• Smashing with Heavy Weapons stuns weaker or smaller opponents for 1 to 4 rounds, knocking them prone on 5+. Also, on an Almost Missed result, an attacker using a heavy weapon can be pushed back or knocked prone if they themselves are weaker or smaller than their opponent.

Design Notes

This is basically a redesign of the weapon damage tables replacing multiple tables (one for each weapon type) with a unified Special Effects table and adding more variety via the severity levels. I should in the future revisit that material, especially the unarmed combat material, and update it to this format.

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  1. It's a good system when using d20. However, if I may present you an alternative...
    The system I use is inspired on Chainmail, so all rolls are 2d6, but with some different tidbits.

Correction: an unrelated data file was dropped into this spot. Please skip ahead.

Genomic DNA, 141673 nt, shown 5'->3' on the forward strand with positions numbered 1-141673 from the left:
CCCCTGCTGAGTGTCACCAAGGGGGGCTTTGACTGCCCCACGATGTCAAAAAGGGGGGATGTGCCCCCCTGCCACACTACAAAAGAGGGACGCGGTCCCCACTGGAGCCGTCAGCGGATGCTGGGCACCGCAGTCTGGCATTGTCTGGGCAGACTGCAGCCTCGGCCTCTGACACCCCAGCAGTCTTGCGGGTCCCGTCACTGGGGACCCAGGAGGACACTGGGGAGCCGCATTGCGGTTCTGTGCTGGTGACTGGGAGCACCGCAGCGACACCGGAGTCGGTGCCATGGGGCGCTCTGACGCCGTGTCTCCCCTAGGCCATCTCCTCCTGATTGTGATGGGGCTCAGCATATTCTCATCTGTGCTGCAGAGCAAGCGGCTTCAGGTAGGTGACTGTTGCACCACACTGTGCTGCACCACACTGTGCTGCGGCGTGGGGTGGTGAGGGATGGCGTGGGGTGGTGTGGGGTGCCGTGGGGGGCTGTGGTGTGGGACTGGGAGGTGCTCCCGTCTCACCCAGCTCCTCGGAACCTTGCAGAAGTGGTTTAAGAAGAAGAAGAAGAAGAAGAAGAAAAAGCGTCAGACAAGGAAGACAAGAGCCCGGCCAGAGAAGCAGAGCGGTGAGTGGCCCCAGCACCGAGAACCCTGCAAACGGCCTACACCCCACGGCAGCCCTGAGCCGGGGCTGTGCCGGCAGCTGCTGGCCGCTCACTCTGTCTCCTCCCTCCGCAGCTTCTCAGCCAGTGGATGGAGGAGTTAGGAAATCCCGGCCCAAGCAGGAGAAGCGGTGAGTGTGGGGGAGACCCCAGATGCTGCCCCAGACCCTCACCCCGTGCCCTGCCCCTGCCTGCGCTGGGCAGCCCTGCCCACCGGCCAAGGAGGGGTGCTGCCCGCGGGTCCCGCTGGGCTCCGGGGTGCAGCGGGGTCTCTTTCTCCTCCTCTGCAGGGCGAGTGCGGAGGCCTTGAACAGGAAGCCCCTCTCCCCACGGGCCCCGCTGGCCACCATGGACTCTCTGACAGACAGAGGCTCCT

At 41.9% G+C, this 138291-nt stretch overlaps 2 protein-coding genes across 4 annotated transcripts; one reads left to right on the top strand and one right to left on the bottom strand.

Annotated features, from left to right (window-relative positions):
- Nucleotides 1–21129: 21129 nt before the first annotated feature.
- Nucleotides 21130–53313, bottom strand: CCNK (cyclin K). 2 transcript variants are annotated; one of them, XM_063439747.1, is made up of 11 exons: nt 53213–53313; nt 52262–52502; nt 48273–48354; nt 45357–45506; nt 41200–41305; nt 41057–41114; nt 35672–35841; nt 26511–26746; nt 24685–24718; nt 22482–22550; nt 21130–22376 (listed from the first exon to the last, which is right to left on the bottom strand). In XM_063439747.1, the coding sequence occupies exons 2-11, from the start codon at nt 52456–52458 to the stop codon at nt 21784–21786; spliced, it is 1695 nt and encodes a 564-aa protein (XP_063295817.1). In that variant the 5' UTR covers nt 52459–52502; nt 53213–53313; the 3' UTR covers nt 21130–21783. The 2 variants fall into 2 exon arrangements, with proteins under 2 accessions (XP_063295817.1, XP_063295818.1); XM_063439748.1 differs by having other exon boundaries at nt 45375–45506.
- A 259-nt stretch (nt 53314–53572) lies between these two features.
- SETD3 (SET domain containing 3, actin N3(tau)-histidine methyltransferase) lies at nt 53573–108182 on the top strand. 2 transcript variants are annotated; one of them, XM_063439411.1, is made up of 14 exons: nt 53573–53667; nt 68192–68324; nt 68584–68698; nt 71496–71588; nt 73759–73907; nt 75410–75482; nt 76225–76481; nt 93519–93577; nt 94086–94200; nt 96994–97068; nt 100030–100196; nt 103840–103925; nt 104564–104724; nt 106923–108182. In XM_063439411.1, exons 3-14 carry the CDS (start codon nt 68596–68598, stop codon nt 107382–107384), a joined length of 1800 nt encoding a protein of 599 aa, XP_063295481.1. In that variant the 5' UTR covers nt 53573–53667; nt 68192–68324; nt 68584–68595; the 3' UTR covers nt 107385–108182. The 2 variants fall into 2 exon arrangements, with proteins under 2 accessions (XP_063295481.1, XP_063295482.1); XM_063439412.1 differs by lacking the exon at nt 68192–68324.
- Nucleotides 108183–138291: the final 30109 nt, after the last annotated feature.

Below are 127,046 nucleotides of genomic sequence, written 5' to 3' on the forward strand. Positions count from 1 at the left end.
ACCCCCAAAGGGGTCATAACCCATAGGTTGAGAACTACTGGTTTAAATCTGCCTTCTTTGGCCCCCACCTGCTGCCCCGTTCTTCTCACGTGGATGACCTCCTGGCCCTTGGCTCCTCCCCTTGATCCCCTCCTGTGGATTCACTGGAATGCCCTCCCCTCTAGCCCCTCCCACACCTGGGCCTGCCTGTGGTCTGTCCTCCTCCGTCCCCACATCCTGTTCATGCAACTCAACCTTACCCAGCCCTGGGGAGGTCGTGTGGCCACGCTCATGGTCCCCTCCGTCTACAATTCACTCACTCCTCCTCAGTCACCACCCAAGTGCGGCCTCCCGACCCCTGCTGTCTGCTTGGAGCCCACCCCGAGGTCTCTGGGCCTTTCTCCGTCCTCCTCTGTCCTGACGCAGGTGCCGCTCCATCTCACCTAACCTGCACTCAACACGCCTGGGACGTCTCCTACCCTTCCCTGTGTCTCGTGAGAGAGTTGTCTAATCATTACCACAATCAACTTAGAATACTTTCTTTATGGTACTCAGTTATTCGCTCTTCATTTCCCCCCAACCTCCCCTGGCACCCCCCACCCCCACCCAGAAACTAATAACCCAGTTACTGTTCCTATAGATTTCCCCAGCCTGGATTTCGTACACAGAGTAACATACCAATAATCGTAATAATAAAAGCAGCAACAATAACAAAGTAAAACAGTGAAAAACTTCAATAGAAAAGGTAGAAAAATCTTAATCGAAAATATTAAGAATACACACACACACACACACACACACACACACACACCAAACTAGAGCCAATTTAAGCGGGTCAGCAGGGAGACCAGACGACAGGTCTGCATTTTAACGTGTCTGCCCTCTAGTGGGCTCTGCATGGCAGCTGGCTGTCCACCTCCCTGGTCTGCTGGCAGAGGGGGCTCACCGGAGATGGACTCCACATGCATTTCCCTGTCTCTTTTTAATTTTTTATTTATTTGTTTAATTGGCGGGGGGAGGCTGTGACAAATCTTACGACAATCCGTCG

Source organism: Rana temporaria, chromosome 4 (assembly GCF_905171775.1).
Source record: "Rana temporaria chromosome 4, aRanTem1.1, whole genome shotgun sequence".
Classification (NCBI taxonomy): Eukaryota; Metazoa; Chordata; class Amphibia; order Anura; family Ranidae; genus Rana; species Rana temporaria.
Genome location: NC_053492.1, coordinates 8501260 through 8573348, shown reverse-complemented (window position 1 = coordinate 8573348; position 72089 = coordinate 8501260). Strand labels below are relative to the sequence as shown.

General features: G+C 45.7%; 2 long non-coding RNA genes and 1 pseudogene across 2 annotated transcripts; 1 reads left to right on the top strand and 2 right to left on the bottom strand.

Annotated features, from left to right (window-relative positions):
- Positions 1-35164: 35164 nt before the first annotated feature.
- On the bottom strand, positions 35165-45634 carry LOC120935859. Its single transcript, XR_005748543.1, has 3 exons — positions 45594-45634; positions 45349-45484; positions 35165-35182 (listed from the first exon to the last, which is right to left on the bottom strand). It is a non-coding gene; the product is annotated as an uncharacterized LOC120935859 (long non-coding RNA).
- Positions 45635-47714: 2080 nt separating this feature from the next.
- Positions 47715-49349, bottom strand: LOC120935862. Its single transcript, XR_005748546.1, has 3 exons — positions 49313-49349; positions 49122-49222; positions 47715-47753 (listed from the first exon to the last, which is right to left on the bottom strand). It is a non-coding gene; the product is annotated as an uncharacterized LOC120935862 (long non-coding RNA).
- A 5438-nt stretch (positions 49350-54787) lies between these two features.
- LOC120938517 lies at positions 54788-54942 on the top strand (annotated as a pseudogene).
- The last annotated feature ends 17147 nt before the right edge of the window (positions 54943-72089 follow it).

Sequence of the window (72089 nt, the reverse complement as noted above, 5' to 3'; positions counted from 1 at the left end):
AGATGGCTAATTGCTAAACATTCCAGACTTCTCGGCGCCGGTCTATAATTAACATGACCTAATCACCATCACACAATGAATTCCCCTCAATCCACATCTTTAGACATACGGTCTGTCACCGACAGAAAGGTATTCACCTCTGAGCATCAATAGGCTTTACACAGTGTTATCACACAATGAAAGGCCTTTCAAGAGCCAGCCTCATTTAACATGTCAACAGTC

When attacking, for example, you roll 2d6 as usual, but your damage is the lesser from those two dice. It's consistent with the rules (weapons cause 1d6 damage) and with the roll (higher rolls lead to higher damage).
    I don't know how to port this directly to a d20 mechanic, but it could inspire you to think about it.

    1. If I were using 2d6 instead of something else, I'd go with roll under standard descending AC. The special effects (damage) table above would still work as written, but the severity table needs to be adjusted. Something like:

      2, 3 = Almost Missed
      4, 5, 6 = Solid Hit
      7 = Critical Hit
      8 = Super Critical
      9+ = Ultra Critical

    2. I've been tempted before to use some form of Nd6 roll using the highest d6 as a damage die, but there are two problems with that:

      1. There are a few creatures that don't do 1d6 damage, for example giants and purple worms.
      2. With this kind of add-on, where a non-binary attack roll and a damage roll are both interpreted using charts, making one of the d6s used do double duty would mean that low severity successful attacks would always do low damage, while high severity attacks would always do high damage. This limits the variety.